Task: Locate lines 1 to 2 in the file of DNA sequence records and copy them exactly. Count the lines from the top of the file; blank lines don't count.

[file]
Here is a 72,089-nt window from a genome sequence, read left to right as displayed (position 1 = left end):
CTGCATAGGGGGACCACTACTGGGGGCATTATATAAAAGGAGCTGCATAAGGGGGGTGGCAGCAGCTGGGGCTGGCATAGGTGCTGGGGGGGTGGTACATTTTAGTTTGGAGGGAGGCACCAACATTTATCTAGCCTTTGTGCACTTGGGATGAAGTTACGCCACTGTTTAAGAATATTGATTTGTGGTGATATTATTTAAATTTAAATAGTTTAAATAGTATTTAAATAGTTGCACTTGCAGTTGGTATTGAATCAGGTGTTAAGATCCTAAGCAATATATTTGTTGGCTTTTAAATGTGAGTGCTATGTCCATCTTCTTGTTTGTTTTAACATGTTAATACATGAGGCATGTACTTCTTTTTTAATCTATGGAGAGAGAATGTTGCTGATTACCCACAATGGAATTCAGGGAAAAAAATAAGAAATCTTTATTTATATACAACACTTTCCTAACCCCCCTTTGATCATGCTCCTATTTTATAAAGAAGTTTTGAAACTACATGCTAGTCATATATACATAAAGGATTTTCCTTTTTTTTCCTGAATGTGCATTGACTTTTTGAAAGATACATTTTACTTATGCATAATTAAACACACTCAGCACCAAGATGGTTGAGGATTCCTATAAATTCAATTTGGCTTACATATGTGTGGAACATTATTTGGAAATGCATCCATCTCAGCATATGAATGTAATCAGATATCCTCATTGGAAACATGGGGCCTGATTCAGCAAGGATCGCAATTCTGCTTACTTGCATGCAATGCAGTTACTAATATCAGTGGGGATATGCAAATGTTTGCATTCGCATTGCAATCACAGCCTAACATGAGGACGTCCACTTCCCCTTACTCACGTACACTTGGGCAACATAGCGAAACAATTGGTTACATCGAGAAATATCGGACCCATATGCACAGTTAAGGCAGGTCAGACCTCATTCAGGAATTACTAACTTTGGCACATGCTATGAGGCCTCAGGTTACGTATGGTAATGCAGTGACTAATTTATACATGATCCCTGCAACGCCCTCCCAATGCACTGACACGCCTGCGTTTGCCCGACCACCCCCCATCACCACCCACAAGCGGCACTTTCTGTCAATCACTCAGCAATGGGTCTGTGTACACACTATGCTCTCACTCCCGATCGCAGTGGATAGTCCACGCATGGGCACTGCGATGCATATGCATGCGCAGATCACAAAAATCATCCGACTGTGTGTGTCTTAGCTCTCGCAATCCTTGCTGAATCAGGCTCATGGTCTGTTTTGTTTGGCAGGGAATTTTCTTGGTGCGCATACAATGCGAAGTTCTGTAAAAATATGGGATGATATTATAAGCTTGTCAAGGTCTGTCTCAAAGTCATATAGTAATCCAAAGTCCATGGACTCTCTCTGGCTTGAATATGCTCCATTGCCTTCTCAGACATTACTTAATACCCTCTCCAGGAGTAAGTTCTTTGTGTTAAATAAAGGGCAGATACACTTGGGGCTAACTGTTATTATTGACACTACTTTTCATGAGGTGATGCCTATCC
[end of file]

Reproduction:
Here is a 72,089-nt window from a genome sequence, read left to right as displayed (position 1 = left end):
CTGCATAGGGGGACCACTACTGGGGGCATTATATAAAAGGAGCTGCATAAGGGGGGTGGCAGCAGCTGGGGCTGGCATAGGTGCTGGGGGGGTGGTACATTTTAGTTTGGAGGGAGGCACCAACATTTATCTAGCCTTTGTGCACTTGGGATGAAGTTACGCCACTGTTTAAGAATATTGATTTGTGGTGATATTATTTAAATTTAAATAGTTTAAATAGTATTTAAATAGTTGCACTTGCAGTTGGTATTGAATCAGGTGTTAAGATCCTAAGCAATATATTTGTTGGCTTTTAAATGTGAGTGCTATGTCCATCTTCTTGTTTGTTTTAACATGTTAATACATGAGGCATGTACTTCTTTTTTAATCTATGGAGAGAGAATGTTGCTGATTACCCACAATGGAATTCAGGGAAAAAAATAAGAAATCTTTATTTATATACAACACTTTCCTAACCCCCCTTTGATCATGCTCCTATTTTATAAAGAAGTTTTGAAACTACATGCTAGTCATATATACATAAAGGATTTTCCTTTTTTTTCCTGAATGTGCATTGACTTTTTGAAAGATACATTTTACTTATGCATAATTAAACACACTCAGCACCAAGATGGTTGAGGATTCCTATAAATTCAATTTGGCTTACATATGTGTGGAACATTATTTGGAAATGCATCCATCTCAGCATATGAATGTAATCAGATATCCTCATTGGAAACATGGGGCCTGATTCAGCAAGGATCGCAATTCTGCTTACTTGCATGCAATGCAGTTACTAATATCAGTGGGGATATGCAAATGTTTGCATTCGCATTGCAATCACAGCCTAACATGAGGACGTCCACTTCCCCTTACTCACGTACACTTGGGCAACATAGCGAAACAATTGGTTACATCGAGAAATATCGGACCCATATGCACAGTTAAGGCAGGTCAGACCTCATTCAGGAATTACTAACTTTGGCACATGCTATGAGGCCTCAGGTTACGTATGGTAATGCAGTGACTAATTTATACATGATCCCTGCAACGCCCTCCCAATGCACTGACACGCCTGCGTTTGCCCGACCACCCCCCATCACCACCCACAAGCGGCACTTTCTGTCAATCACTCAGCAATGGGTCTGTGTACACACTATGCTCTCACTCCCGATCGCAGTGGATAGTCCACGCATGGGCACTGCGATGCATATGCATGCGCAGATCACAAAAATCATCCGACTGTGTGTGTCTTAGCTCTCGCAATCCTTGCTGAATCAGGCTCATGGTCTGTTTTGTTTGGCAGGGAATTTTCTTGGTGCGCATACAATGCGAAGTTCTGTAAAAATATGGGATGATATTATAAGCTTGTCAAGGTCTGTCTCAAAGTCATATAGTAATCCAAAGTCCATGGACTCTCTCTGGCTTGAATATGCTCCATTGCCTTCTCAGACATTACTTAATACCCTCTCCAGGAGTAAGTTCTTTGTGTTAAATAAAGGGCAGATACACTTGGGGCTAACTGTTATTATTGACACTACTTTTCATGAGGTGATGCCTATCC